Several Democratic candidates in last night's debate found unusual common ground with President Trump: on trade.
Two of them — South Bend, Ind., Mayor Pete Buttigieg and entrepreneur Andrew Yang — even said if elected, they would initially maintain tariffs Trump has imposed on China that economists say are effective tax hikes on U.S. workers. (See the full transcript of the debate here.)
Trump’s turbulent drive to remake the global trading system, taking on the world’s second-biggest economy in the process, has also tied business leaders, investors, farmers and manufacturers in knots. So perhaps it should come as no surprise Democratic presidential hopefuls came out all over the map on the matter.
Buttigieg said he would follow “a strategy that would include the tariffs as leverage, but it's not about the tariffs.” Similarly, Yang said he would not “repeal the tariffs on day one, but I would let the Chinese know that we need to hammer out a deal, because right now, the tariffs are pummeling producers and farmers in Iowa who have absolutely nothing to do with the imbalances that we have with China.”
Democrats who weighed in on Trump's trade war also criticized the president's erratic behavior and called out the damage the trade war has wrought on U.S. credibility abroad and the economy at home. But none challenged Trump's premise that Chinese trading abuses call for shaking up the relationship between the countries.
The Democratic square-circling points to a hurdle the trade debate poses for Trump’s opponents. They are struggling to position themselves against a Republican president who has embraced protectionism that once defined their own party’s approach. Compounding their difficulty, the politics of the issue are shifting under their feet, as the core of Democrats’ support moves from trade-skeptical union voters to wealthier suburbanites favoring freer trade.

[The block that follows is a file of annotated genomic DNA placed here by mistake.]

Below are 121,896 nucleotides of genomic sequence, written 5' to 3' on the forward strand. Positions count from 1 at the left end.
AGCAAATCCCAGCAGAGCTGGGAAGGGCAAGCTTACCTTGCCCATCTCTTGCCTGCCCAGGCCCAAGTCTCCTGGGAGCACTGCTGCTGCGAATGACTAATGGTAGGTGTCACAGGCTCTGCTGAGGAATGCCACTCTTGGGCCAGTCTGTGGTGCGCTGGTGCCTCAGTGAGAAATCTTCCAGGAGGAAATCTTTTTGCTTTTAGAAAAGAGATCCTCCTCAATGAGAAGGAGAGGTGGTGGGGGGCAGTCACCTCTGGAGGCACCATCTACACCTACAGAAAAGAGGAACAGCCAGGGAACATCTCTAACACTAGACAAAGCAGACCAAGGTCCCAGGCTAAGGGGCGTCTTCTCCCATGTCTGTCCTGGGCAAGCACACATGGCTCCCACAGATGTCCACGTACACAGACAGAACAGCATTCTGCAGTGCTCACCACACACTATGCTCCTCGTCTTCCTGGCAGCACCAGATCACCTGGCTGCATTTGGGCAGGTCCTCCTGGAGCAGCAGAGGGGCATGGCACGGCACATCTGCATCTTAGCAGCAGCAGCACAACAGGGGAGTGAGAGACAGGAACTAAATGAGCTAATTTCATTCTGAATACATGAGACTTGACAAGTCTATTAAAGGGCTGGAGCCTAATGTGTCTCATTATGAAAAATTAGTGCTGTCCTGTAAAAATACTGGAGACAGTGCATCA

Here was former Obama administration economist Jared Bernstein:
One problem with the current trade debate for D's is that to say you're for getting rid of tariffs on day one--very good policy, btw--has somehow become synonymous with being "soft on China."— Jared Bernstein (@econjared) September 13, 2019
And CNBC’s Washington correspondent Kayla Tausche called out the candidates’ struggles addressing the issue:
So far, no Dem has effectively tackled trade questions.— Kayla Tausche (@kaylatausche) September 13, 2019
They say they'd open negotiations w China (happening); that trade deals need to be enforced (how?); that the US has leverage (w/o saying what); and that US needs to sell its goods overseas (it is).
Of the leading candidates, Sen. Elizabeth Warren’s (D-Mass.) hostility to new trade deals arguably rivals only that of Sen. Bernie Sanders (I-Vt.). “Our trade policy in America has been broken for decades, and it has been broken because it works for giant multinational corporations and not for much of anyone else,” she said Thursday.
Addressing what leverage she would use to extract concessions from trading partners, she pointed to the lure American consumers present to foreign exporters. “The leverage, are you kidding? Everybody wants access to the American market,” she said. “That means that we have the capacity to say right here in America, you want to come sell goods to American consumers? Then you got to raise your standards.”
Following Warren, Sen. Kamala Harris (D-Calif.) presented a more moderate approach. “I am not a protectionist Democrat,” she said. “Look, we need to sell our stuff. And that means we need to sell it to people overseas. That means we need trade policies that allow that to happen.”
She called the U.S. relationship with China “complicated… They steal our products, including our intellectual property. They dump substandard products into our economy.” Yet, she said, the U.S. also needs to work with Beijing on climate change and North Korea. Meanwhile, Trump “conducts trade policy by tweet, frankly born out of his fragile ego.”